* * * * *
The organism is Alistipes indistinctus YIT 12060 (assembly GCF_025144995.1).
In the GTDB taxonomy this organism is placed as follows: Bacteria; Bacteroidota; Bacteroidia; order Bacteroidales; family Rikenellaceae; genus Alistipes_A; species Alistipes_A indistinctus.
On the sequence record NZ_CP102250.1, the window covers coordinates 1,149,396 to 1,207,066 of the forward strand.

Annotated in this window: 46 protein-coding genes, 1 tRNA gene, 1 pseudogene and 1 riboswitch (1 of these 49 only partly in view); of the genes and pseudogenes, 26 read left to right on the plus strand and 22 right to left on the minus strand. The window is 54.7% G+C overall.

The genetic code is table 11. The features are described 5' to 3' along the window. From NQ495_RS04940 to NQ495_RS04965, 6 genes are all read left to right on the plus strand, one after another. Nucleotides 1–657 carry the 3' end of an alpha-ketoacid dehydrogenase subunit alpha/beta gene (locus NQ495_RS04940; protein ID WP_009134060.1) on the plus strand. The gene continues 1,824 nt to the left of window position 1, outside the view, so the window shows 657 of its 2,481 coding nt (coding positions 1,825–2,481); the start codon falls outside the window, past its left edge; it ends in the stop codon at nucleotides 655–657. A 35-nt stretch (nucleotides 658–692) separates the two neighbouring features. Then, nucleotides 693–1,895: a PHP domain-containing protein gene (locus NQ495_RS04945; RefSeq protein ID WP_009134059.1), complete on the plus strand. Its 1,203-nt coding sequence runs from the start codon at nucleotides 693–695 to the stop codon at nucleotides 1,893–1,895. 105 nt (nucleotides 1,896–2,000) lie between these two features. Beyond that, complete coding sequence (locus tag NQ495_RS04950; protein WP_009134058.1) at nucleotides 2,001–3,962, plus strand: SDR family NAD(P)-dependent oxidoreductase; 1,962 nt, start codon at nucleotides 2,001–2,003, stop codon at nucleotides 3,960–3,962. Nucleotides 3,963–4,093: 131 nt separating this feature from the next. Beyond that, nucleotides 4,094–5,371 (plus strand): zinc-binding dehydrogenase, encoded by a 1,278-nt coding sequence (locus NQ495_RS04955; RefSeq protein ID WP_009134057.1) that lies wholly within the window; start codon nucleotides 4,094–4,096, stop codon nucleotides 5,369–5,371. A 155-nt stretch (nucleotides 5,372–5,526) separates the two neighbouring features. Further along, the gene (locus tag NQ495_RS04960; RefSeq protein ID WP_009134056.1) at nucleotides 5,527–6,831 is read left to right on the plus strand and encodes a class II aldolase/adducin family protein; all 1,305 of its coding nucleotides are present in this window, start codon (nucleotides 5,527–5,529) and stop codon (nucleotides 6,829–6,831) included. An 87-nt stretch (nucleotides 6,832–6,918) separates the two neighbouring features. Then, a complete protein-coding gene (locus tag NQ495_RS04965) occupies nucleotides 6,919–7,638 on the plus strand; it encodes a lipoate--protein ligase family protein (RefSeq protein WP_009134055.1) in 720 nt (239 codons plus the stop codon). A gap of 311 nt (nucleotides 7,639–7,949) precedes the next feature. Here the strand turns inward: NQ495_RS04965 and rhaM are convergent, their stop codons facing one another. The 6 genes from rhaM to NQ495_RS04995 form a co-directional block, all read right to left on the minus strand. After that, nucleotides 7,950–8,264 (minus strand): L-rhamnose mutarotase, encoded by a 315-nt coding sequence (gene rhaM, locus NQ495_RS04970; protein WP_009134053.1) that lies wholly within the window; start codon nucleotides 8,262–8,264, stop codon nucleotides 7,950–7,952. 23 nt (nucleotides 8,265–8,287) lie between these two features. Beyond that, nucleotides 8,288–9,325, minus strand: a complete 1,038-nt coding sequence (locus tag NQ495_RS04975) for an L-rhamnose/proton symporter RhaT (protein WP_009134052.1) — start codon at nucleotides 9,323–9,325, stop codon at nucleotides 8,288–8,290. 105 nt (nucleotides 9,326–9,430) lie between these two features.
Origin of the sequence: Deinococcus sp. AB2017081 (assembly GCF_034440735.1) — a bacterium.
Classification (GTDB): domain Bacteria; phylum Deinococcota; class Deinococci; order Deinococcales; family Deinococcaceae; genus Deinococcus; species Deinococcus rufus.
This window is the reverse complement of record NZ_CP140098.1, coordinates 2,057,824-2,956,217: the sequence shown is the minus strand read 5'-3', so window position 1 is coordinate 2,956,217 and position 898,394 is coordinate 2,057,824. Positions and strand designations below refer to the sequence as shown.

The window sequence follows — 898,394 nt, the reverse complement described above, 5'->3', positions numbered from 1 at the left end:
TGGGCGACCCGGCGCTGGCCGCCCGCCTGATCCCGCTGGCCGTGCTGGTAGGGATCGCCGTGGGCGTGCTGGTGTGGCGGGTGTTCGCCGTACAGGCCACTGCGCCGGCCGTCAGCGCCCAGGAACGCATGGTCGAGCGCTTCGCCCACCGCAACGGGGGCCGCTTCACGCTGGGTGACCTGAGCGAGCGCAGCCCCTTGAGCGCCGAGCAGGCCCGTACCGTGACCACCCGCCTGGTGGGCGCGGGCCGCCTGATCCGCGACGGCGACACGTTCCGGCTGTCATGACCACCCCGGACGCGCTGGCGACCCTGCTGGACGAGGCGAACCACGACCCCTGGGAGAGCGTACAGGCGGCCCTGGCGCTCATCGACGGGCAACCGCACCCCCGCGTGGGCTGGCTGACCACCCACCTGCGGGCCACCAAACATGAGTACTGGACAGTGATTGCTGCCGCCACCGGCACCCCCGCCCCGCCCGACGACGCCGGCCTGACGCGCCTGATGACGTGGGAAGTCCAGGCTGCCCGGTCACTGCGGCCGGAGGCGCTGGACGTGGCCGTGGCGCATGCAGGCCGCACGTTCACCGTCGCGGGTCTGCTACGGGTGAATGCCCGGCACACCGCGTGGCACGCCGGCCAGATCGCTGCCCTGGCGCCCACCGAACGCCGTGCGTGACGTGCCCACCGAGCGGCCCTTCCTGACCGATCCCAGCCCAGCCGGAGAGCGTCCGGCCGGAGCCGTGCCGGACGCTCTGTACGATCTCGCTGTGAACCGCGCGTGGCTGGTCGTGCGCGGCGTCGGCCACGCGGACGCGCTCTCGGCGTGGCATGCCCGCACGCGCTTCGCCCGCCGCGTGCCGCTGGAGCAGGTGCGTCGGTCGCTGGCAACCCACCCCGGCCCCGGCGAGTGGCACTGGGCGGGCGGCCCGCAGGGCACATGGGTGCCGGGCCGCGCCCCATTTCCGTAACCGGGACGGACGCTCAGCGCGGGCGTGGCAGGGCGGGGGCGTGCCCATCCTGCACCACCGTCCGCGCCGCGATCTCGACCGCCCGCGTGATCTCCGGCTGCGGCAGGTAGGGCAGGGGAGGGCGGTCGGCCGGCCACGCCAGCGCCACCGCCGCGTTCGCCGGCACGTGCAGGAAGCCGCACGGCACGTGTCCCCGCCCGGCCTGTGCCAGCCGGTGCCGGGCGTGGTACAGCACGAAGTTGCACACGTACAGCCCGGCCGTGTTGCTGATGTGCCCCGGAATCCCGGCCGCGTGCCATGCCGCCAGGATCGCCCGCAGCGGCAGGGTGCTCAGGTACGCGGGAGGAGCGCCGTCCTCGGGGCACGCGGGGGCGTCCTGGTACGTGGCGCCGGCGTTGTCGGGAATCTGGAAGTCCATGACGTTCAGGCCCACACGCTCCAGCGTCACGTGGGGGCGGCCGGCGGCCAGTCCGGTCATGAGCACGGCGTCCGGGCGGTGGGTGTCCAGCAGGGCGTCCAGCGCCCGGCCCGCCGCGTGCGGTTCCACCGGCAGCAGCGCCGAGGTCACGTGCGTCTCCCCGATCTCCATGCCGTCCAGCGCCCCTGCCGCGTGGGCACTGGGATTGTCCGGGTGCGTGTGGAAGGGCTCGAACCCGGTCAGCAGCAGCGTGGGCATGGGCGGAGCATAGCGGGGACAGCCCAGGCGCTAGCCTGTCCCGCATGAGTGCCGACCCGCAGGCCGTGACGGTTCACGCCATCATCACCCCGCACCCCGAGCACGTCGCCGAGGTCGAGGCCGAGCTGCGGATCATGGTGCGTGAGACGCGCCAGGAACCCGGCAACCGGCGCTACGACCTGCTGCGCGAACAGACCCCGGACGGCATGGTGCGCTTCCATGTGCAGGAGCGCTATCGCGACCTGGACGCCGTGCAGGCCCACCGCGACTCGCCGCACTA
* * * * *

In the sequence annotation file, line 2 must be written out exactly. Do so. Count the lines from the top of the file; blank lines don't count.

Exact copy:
In the GTDB taxonomy this organism is placed as follows: Bacteria; Bacteroidota; Bacteroidia; order Bacteroidales; family Rikenellaceae; genus Alistipes_A; species Alistipes_A indistinctus.